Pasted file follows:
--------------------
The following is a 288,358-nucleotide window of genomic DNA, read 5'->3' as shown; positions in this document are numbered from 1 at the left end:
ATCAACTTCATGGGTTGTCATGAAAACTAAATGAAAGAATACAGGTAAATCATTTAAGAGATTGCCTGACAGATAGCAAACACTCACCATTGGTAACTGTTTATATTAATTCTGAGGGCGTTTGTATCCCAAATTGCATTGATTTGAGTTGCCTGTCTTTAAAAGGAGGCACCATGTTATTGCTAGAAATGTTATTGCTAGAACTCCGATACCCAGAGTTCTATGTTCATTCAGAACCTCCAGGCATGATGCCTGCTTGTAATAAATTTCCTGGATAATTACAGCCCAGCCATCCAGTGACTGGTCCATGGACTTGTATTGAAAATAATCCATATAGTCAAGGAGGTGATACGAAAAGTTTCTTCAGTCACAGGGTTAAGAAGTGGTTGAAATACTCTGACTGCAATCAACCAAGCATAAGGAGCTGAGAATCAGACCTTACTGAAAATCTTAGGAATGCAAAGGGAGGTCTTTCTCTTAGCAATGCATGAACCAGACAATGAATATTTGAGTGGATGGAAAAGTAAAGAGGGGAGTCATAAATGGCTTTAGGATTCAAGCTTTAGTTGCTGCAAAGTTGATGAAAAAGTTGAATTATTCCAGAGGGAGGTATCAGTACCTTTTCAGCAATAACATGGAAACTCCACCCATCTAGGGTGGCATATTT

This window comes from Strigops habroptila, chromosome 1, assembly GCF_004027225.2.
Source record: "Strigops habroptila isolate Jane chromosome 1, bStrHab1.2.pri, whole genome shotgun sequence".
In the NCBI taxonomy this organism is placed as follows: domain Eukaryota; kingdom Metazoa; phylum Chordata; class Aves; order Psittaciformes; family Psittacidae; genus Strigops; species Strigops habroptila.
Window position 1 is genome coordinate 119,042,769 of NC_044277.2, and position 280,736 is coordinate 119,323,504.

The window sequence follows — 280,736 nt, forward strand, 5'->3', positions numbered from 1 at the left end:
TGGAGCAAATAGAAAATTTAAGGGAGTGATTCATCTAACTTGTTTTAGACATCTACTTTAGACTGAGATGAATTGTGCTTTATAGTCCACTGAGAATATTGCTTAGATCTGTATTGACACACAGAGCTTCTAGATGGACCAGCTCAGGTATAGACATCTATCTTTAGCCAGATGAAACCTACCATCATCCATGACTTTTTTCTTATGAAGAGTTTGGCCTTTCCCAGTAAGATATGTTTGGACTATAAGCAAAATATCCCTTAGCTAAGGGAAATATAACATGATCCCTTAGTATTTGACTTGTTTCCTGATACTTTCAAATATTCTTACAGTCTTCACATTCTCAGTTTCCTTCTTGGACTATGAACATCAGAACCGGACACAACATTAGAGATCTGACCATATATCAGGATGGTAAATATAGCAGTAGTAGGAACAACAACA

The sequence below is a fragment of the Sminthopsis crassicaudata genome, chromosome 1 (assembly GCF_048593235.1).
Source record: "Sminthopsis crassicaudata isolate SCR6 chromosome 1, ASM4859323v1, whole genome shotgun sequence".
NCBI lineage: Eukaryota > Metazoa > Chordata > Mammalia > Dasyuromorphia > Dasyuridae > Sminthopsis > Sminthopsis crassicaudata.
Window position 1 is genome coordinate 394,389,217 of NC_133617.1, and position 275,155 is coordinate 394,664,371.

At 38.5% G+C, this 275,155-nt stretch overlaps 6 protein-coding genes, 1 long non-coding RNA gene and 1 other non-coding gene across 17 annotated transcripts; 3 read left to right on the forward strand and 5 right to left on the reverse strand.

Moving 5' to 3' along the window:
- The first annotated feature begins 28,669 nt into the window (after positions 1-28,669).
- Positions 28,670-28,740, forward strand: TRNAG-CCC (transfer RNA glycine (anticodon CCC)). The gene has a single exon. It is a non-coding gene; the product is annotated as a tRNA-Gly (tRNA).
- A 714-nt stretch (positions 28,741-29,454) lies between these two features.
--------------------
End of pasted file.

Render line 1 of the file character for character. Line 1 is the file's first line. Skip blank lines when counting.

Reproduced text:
The following is a 288,358-nucleotide window of genomic DNA, read 5'->3' as shown; positions in this document are numbered from 1 at the left end: